Mail-related check fraud is surging. In 2022, check fraud-related SARs filed to FinCEN reached over 680,000, almost doubling the previous year’s number of filings. In response to a nationwide surge of stolen check fraud schemes targeting the U.S. mail system, FinCEN has released a new alert to financial institutions, with financial red flags to help identify and report these crimes.
Using Traditional Methods for Modern Schemes: Criminals Continue to Choose Check Fraud
Check fraud is an antiquated scheme to defraud victims, but criminals take advantage of this traditional method to exploit institutions and their customers in modern ways. Check fraud is a preferred means to commit money laundering, with criminals “washing” checks which may then be copied and reprinted several times. The fraudsters may rely on money mules to deposit altered or counterfeit checks into criminally controlled accounts. Fraudulent checks can also be sold in exchange for cryptocurrencies and used on various dark web platforms in an attempt to anonymize the criminal activity.
Protecting your Institution: FinCEN’s Red Flags for Mail-Related Check Fraud
“Fraud, including check fraud, is the largest source of illicit proceeds in the United States and represents one of the most significant money laundering threats to the United States, as highlighted in the U.S. Department of the Treasury’s most recent National Money Laundering Risk Assessment and National Strategy for Combatting Terrorist and other Illicit Financing.”
FinCEN has identified the following financial red flags to help financial institutions detect, prevent, and report suspicious activity related to mail-related check fraud:
- Non-characteristic large withdrawals on a customer’s account via check to a new payee.
- Customer complains of a check or checks stolen from the mail and then deposited into an unknown account.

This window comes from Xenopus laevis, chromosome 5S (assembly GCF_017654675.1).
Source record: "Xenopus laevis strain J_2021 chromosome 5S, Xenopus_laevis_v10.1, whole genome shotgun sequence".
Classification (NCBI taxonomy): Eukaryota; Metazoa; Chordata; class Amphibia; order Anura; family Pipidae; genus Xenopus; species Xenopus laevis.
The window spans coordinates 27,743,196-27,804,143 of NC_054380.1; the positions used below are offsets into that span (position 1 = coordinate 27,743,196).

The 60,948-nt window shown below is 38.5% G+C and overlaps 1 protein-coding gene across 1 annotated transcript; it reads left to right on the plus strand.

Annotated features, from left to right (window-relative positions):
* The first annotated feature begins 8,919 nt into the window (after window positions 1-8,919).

- Customer complains that a check they mailed was never received by the intended recipient.
- Checks used to withdraw funds from a customer’s account appear to be of a noticeably different check stock than check stock used by the issuing bank and check stock used for known, legitimate transactions.
- Existing customer with no history of check deposits has new sudden check deposits and withdrawal or transfer of funds.
- Non-characteristic, sudden, abnormal deposit of checks, often electronically, followed by rapid withdrawal or transfer of funds.
- Examination of suspect checks reveals faded handwriting underneath darker handwriting, giving the appearance that the original handwriting has been overwritten.
- Suspect accounts may have indicators of other suspicious activity, such as pandemic-related fraud.
- New customer opens an account that is seemingly used only for the deposit of checks followed by frequent withdrawals and transfer of funds.
- A non-customer that is attempting to cash a large check or multiple large checks in-person and, when questioned by the financial institution, provides an explanation that is suspicious or potentially indicative of money mule activity.
The Power of Verafin’s Consortium Analytics in Fighting Stolen Check Fraud
Traditional check fraud approaches that focus solely on MICR or image analysis are not effective at tackling the growing challenge posed by stolen checks, as these are legitimate authorized checks that are being deposited by the wrong payee. Through the power of the Verafin network we can link stolen checks to the risk of the deposit and significantly improve your ability to manage this growing threat. Whether it is new account fraud or a deposit scam, understanding the risk associated with the deposit is the solution to stolen check fraud.
Verafin’s Consortium Analytics approach leverages insights from our network of thousands of U.S. financial institutions to provide a deeper understanding of deposit-related risk, without sharing Personally Identifiable Information (PII) between institutions, allowing your institution to detect in-clearing check fraud more effectively. Our deposit fraud machine learning models identify higher risk deposits at institutions within the Verafin network and leverages this insight to inform risk at the in-clearing check institution.